Introduction: How to Create, Print, and Paint Your Own Video Game-Stylised 3D Model

About: Gambody is a premium 3D printing marketplace specialised in selling video game inspired and stylised 3D models for desktop 3D printers. All 3D models featured on the marketplace are high-poly, with detailed pr…

In our first guide to creating, printing, and painting your video game-stylised 3D model we will focus on Kratos, the leading character and warrior from God of War video game.

First things first, it is important to have skills for working in a 3D modelling program. We worked in Autodesk Maya program to create the mesh.

Step 1: Step 1: Create the Primitive Mesh

The 3D model output is based on a picture of the video game character found online.

This is how Kratos 3D model looked like after having drawn his human body in the 3D modeling program. It usually takes up to 3 hours to have this primitive shape of a human body.

Step 2: Step 2: Use Textures and Sculpting

Use sculpting geometry and 3D texturing to shape your model to make it more realistic. You can add wrinkles, scars, facial expressions and muscles.

This will create a high-poly 3D model. Kratos 3D model counts over 1439663 polygons. The more polygons the 3D model counts, the more details the surface has and the more realistic it looks when 3D printed. You can also put the 3D model in a pose, according to your own liking.

Step 3: Step 3: Export the Object in STL File

This is simple. Just use the EXPORT option in your 3D modelling program. If, however, you can’t find it, here’s how you can do it manually.

Go to View > Setting Preferences > Plugin Manager

You will see that the model is saved in STL file.

Step 4: Step 4: Check the File for Errors

We use Netfabb to check and correct errors in STL files.

Open the Netfabb program, drag your STL file in the Netfabb window. Use arrows to rotate the model as you want. If the program generates an exclamation mark, it means that the file contains errors which you must fix.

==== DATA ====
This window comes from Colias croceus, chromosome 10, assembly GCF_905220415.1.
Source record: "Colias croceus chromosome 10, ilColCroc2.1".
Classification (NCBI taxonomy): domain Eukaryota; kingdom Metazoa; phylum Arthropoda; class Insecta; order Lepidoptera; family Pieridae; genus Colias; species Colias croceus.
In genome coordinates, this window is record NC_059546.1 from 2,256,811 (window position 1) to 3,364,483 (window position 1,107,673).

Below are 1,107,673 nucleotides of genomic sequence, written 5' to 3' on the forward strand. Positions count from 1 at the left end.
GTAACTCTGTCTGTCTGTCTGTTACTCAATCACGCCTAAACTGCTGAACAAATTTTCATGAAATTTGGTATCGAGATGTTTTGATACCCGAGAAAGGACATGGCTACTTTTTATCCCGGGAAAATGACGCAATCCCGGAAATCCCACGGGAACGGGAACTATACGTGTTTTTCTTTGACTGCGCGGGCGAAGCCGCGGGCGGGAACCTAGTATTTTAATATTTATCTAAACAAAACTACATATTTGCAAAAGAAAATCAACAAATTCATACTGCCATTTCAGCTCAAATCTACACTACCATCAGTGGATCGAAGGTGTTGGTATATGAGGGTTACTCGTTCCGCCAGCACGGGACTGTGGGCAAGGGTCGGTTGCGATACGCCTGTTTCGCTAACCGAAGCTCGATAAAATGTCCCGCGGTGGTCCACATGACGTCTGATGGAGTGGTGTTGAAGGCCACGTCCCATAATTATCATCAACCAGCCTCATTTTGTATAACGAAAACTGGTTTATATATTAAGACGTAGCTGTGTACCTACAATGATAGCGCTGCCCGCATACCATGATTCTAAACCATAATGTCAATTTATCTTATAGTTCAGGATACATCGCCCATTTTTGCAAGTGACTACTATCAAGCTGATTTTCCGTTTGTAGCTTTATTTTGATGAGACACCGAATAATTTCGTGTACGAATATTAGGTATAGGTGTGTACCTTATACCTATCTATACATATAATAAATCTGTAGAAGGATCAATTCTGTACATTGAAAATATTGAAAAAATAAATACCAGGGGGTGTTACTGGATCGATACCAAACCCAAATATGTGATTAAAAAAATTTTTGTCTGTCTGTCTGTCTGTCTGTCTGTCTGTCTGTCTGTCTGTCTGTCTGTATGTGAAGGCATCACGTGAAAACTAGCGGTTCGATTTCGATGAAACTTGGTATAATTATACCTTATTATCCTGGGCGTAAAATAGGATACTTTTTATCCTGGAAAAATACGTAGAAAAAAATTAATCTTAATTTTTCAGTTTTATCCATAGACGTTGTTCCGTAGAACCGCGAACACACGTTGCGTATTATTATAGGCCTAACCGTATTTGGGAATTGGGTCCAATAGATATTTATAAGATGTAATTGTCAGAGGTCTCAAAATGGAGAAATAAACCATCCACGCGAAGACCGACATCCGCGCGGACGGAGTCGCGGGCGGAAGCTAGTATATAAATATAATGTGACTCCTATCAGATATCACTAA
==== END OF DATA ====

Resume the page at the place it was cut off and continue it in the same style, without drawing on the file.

Repair the file before sending it to print for an outstanding printing result.

You can read here about how to export, correct your STL file in Netfabb, view, open, and print it in more detail.

Step 5: Step 5: Print Kratos 3D Model STL File Using CURA 15.06 Slicer

For our model we used CURA 15.06 slicer.

The slicer converts the file in the G-code, your 3D printer’s language. Once the G-code is generated, save it on an external drive and insert it into the card slot of your 3D printer device.

Kratos 3D model is printed in grey PLA material. It printed clean, without visible layer patterns. Therefore, we used no sanding to smooth the surface of the model, as the surface is already smooth enough. Support removal was easy.

Step 6: Step 6: Painting Kratos 3D Model

For painting we used the following tools:

  • White primer;
  • Acrylic paints;
  • Spray painting;
  • Palette to mix the colours;
  • Different size regular brushes for painting.

The coating with white primer ensures coverage of the PLA material’s colour and acrylic paint adhesion to the model.

Then you use your imagination and paint your model applying any colours you like. We painted the model in his video game colours, to make it more realistic. Pay attention to details. Don’t forget to paint the scars, battle wounds and blood traces, witnessing the model's engagement in battles.

Step 7: Step 7: Final Result

The picture illustrates from what we started and what we came to in the end. A digital file has been created into a beautiful physical model.

Step 8: Step 8. Detailed Video of Painting Process

We've put up a time-lapse video of the entire painting process of Kratos 3D model.